This view has its good features. It recognizes God's omniscience. This would be our ideal of a great God, were it not that two essential qualities of greatness are lacking, namely, love and justice, neither of which is exemplified in bringing into the world one hundred and forty-two billions of creatures doomed to eternal torture before they were born, and [A115] mocked with protestations of his love. Since God is love, and justice is the foundation of his throne, such cannot be his character.
Arminianism says: Yes, God is love; and in bringing humanity into the world he meant them no harm--only good. But Satan succeeded in tempting the first pair, and thus sin entered into the world, and death by sin. And ever since, God has been doing all he can to deliver man from his enemy, even to the giving of his Son. And though now, six thousand years after, the gospel has reached only a very small proportion of mankind, yet we do hope and trust that within six thousand years more, through the energy and liberality of the church, God will so far have remedied the evil introduced by Satan that all then living may at least know of his love, and have an opportunity to believe and be saved.
While this view presents God as a being full of loving and benevolent designs for his creatures, it implies that he lacks ability and foreknowledge adequate to the accomplishment of his benevolent designs: that he is deficient in wisdom and power. From this view it would appear that while God was engaged in arranging and devising for the good of his newly-created children, Satan slipped in and by one master-stroke upset all God's plans to such an extent that, even by exhausting all his power, God must spend twelve thousand years to reinstate righteousness, even to such a degree that the remainder of the race who still live will have an opportunity to choose good as readily as evil. But the one hundred and forty-two billions of the past six thousand years, and as many more of the next, are, according to this view, lost to all eternity, in spite of God's love for them, because Satan interfered with his plans. Thus Satan would get thousands into eternal torment to one that God saves to glory. [A116]
This view must exalt men's ideas of the wisdom and power of Satan, and lower their estimation of these attributes in God, of whom the Psalmist to the contrary declares that, "He spake and it was done; he commanded and it stood fast." But no: God was not surprised nor overtaken by the adversary; neither has Satan in any measure thwarted his plans. God is, and always has been, perfect master of the situation, and in the end it will be seen that all has been working together to the accomplishment of his purposes.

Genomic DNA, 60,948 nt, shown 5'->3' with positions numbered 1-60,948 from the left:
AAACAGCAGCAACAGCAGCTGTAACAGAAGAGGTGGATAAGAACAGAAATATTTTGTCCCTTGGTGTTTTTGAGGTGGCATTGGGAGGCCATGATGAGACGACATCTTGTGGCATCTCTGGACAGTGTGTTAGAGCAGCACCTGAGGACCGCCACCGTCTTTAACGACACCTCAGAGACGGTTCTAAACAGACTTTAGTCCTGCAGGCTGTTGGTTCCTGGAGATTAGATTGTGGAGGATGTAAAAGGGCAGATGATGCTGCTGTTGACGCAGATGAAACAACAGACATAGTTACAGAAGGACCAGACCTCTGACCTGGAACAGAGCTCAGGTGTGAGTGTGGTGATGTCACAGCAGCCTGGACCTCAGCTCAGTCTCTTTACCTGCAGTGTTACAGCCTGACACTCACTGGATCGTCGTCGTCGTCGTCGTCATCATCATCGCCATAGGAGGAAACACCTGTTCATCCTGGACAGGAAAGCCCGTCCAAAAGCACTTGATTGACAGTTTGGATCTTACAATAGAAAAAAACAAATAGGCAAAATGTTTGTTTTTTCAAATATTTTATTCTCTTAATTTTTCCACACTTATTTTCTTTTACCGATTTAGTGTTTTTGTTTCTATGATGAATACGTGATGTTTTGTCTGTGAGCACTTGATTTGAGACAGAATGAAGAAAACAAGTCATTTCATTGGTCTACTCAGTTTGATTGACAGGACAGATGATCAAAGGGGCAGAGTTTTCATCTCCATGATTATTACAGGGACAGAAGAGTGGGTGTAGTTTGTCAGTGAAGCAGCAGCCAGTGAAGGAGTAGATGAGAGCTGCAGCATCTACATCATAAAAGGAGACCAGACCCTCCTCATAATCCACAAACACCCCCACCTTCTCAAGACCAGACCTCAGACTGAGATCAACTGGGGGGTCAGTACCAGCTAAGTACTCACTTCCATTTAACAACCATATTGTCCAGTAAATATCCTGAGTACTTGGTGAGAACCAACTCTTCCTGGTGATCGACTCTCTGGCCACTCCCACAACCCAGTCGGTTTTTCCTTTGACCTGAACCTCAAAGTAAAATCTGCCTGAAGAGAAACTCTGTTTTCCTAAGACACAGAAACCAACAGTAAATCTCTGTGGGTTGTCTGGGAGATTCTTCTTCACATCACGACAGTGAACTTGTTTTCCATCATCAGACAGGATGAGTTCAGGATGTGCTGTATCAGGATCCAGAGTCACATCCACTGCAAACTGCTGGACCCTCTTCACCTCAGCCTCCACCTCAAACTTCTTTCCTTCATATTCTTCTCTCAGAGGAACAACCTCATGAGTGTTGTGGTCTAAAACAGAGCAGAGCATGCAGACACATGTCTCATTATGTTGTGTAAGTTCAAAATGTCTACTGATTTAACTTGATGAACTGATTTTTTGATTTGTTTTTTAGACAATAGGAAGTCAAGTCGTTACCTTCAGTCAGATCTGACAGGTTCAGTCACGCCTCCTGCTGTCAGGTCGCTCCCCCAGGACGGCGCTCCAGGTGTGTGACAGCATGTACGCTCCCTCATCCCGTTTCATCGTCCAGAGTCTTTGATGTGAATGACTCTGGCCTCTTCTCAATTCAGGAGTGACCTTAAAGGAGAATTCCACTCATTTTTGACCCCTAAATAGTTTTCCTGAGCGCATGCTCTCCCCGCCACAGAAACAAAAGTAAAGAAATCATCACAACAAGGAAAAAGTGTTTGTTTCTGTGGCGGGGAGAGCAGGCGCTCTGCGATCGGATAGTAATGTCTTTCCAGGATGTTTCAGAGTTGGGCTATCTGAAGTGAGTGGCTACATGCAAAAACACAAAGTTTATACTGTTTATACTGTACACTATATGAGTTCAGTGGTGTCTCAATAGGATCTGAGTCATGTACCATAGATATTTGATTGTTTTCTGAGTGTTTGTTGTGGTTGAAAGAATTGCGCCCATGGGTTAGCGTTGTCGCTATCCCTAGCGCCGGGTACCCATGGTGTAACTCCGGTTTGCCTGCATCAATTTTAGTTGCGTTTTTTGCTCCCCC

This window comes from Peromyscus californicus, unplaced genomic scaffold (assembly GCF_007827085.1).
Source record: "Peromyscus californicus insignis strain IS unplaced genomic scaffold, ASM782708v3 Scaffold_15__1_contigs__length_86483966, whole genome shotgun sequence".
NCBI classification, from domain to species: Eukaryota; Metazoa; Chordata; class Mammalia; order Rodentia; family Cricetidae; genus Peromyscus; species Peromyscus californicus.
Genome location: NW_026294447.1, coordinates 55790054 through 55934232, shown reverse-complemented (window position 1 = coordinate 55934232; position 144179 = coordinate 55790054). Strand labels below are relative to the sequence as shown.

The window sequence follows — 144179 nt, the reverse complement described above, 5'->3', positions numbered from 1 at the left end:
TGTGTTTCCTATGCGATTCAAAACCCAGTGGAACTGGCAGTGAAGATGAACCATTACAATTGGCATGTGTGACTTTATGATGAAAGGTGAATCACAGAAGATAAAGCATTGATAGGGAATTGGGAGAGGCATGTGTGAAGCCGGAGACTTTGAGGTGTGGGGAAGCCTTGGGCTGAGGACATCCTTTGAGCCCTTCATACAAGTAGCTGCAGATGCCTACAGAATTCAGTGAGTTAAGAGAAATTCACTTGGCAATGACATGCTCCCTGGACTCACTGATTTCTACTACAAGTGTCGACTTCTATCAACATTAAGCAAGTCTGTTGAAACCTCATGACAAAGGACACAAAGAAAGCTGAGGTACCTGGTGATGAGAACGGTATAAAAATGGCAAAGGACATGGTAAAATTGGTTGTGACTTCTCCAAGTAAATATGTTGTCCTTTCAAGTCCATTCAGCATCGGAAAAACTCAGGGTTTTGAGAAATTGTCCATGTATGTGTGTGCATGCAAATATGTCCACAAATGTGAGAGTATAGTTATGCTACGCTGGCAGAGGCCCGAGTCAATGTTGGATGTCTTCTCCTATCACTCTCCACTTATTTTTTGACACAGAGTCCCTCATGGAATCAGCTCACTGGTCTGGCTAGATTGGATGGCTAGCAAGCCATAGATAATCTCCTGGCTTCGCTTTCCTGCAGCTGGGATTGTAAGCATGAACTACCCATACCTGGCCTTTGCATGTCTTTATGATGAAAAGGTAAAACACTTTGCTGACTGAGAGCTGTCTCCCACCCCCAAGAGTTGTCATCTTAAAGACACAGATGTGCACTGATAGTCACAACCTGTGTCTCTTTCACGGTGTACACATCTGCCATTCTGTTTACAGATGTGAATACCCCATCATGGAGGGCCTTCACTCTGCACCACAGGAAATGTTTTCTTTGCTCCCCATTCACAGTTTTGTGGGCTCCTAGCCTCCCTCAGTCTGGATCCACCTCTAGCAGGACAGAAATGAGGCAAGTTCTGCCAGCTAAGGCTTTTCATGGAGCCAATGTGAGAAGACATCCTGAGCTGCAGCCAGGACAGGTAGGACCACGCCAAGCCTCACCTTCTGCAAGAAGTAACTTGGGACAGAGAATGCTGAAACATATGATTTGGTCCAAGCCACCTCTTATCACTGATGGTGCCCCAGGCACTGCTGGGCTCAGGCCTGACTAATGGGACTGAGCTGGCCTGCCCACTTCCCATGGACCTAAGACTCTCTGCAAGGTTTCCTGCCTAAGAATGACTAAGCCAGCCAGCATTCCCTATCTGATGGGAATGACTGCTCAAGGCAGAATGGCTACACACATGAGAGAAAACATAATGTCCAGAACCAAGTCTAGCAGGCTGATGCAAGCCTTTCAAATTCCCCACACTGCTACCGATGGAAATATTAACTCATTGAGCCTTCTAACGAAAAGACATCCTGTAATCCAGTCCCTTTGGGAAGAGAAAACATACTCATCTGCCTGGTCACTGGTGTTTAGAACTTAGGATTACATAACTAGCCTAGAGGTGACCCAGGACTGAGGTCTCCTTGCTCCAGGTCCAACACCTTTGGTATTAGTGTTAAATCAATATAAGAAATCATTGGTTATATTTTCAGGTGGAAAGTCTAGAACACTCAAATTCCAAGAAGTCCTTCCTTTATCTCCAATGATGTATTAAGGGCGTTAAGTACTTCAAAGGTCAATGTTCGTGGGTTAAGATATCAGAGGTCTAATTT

While the doctrines of election and free grace, as taught by Calvinism and Arminianism, could never be harmonized with each other, with reason, or with the Bible, yet these two glorious Bible doctrines are perfectly harmonious and beautiful, seen from the standpoint of the plan of the ages.
Seeing, then, that so many of the great and glorious features of God's plan for human salvation from sin and death lie in the future, and that the second advent of our Lord Jesus is the designed first step in the accomplishment of those long promised and long expected blessings, shall we not even more earnestly long for the time of his second advent than the less informed Jew looked and longed for his first advent? Seeing that the time of evil, injustice and death is to be brought to an end by the dominion of power which he will then exercise, and that righteousness, truth and peace are to be universal, who should not rejoice to see his day? And who that is now suffering with Christ, inspired by the precious promise that "if we suffer with him we shall also reign with him," will not lift up his head and rejoice at any evidence of the approach of the Master, knowing thereby that our deliverance and our glorification with him draw nigh? Surely all in sympathy with his mission of blessing and his spirit of love will hail every evidence of his coming as the approach of the "great joy which shall be to all people."